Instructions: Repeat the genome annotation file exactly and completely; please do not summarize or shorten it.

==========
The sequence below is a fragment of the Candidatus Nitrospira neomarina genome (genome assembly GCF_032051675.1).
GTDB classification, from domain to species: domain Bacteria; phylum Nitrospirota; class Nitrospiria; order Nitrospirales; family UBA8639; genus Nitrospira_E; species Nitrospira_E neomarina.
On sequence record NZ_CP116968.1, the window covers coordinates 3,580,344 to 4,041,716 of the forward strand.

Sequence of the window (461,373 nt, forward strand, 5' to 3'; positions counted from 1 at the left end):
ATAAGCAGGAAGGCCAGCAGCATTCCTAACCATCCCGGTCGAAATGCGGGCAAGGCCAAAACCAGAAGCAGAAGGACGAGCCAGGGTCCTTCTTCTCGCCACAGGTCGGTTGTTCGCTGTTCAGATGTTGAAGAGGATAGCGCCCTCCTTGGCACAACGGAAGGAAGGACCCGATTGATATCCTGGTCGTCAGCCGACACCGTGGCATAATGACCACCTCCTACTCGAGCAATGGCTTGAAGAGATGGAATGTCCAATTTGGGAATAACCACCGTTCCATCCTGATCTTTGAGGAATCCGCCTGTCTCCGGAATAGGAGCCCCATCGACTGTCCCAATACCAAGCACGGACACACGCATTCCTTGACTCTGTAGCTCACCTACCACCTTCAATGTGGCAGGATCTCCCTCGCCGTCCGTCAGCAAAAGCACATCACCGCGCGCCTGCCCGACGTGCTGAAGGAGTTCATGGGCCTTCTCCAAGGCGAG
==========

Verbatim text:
The sequence below is a fragment of the Candidatus Nitrospira neomarina genome (genome assembly GCF_032051675.1).
GTDB classification, from domain to species: domain Bacteria; phylum Nitrospirota; class Nitrospiria; order Nitrospirales; family UBA8639; genus Nitrospira_E; species Nitrospira_E neomarina.
On sequence record NZ_CP116968.1, the window covers coordinates 3,580,344 to 4,041,716 of the forward strand.

Sequence of the window (461,373 nt, forward strand, 5' to 3'; positions counted from 1 at the left end):
ATAAGCAGGAAGGCCAGCAGCATTCCTAACCATCCCGGTCGAAATGCGGGCAAGGCCAAAACCAGAAGCAGAAGGACGAGCCAGGGTCCTTCTTCTCGCCACAGGTCGGTTGTTCGCTGTTCAGATGTTGAAGAGGATAGCGCCCTCCTTGGCACAACGGAAGGAAGGACCCGATTGATATCCTGGTCGTCAGCCGACACCGTGGCATAATGACCACCTCCTACTCGAGCAATGGCTTGAAGAGATGGAATGTCCAATTTGGGAATAACCACCGTTCCATCCTGATCTTTGAGGAATCCGCCTGTCTCCGGAATAGGAGCCCCATCGACTGTCCCAATACCAAGCACGGACACACGCATTCCTTGACTCTGTAGCTCACCTACCACCTTCAATGTGGCAGGATCTCCCTCGCCGTCCGTCAGCAAAAGCACATCACCGCGCGCCTGCCCGACGTGCTGAAGGAGTTCATGGGCCTTCTCCAAGGCGAG